Art History Lecture Series Presents Cosmic Thing: DIY in CDMX with Dr. Anna Indych-Lopez

Jan 26, 2023 4:00 PM

Free and Open to the Public

This talk focuses on Damián Ortega’s Cosmic Thing (2002), a disassembled Volkswagen beetle—a vehicle indelibly associated with the urban fabric of Mexico City—that the artist methodically reconstructed piece by piece as a suspended sculpture. It considers the various ways that Ortega marshals a plethora of diagrammatic modes (including repair manuals) and forms of non-hegemonic knowledge rooted in the streets of Mexico City to submit modernist sculptural practices to the classed, racialized, and mutable geographies of the megalopolis. A visual pun on urban cosmogonies, the work crystallizes a DIY ethos redolent in contemporary artistic practices, which I argue is rooted in the lived realities of Mexico City and speaks to modes of making, knowing, and seeing in the Global South. As a work both of the city and sited in it, Cosmic Thing raises questions about the tensions embedded in precarity aesthetics and the reinscription of the extractive practices of colonialism.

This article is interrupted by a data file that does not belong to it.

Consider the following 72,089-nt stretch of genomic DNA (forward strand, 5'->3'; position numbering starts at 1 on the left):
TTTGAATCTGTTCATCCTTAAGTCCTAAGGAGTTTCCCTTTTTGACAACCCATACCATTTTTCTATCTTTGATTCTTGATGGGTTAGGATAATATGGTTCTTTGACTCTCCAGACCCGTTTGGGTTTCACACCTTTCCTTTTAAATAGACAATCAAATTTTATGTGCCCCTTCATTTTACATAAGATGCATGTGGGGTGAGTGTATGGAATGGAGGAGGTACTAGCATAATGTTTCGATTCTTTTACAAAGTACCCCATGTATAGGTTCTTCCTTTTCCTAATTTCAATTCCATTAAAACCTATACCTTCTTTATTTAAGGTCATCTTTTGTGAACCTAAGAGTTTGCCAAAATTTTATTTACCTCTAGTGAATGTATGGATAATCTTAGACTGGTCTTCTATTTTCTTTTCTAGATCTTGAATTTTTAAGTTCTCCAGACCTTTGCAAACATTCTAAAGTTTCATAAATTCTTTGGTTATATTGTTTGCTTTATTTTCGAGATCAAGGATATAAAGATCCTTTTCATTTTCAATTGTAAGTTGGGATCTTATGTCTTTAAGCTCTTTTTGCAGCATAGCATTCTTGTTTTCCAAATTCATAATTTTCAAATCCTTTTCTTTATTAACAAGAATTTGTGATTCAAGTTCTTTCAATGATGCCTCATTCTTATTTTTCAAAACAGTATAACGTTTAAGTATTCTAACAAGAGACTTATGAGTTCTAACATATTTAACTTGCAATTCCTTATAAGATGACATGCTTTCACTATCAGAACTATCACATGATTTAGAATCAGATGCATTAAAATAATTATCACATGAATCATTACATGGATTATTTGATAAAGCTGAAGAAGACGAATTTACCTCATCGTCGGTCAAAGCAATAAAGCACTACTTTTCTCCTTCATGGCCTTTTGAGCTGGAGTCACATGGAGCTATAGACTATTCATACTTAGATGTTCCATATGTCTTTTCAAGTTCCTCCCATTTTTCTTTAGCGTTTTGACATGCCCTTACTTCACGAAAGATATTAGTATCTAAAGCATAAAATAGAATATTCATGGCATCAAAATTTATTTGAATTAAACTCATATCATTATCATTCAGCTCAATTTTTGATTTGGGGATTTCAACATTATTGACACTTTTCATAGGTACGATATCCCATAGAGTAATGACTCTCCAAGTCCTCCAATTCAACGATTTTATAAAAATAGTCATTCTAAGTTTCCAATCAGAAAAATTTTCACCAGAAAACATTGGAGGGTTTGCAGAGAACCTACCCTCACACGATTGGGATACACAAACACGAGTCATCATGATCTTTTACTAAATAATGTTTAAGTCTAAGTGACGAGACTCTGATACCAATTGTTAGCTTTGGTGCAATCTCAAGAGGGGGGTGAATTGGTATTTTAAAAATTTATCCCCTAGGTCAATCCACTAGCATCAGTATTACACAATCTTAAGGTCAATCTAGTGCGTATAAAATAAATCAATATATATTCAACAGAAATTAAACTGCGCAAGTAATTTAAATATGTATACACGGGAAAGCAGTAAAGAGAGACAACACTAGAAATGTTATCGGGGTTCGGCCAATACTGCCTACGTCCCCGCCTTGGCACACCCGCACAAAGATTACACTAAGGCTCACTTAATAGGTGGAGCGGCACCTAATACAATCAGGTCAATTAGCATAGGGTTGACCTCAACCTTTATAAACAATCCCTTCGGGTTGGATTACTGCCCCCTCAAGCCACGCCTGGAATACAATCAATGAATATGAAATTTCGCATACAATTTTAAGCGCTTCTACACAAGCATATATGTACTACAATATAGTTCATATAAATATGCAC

Anna Indych-López is Professor of Art History at The Graduate Center and The City College at CUNY where she teaches courses on modern and contemporary art among Latin American, U.S., transatlantic, Afro-diasporic, and Latinx networks.  She is the author of Judith F. Baca (2018) and Muralism without Walls: Rivera, Orozco, and Siqueiros in the United States, 1927–1940 (2009) and co-author of Diego Rivera: Murals for The Museum of Modern Art (2011).  A frequent contributor to exhibition catalogues, such as the Whitney Museum of American Art’s Vida Americana: Mexican Muralists Remake American Art (2020) and The Philadelphia Museum of Art’s Paint the Revolution: Mexican Modernism: 1910-1950 (2016),  she is the recipient of a Stuart Z. Katz Professorship of the Humanities and an Alcaly-Bodian CUNY Distinguished Scholar Fellowship at the Advanced Research Collaborate at The Graduate Center.  She is investigating interactions between visual artists and Mexico City at the turn of this century, attuned to the ways in which cultural producers registered transformations of the conflicted megalopolis and negotiated its social inequities and racial hierarchies in their works. 

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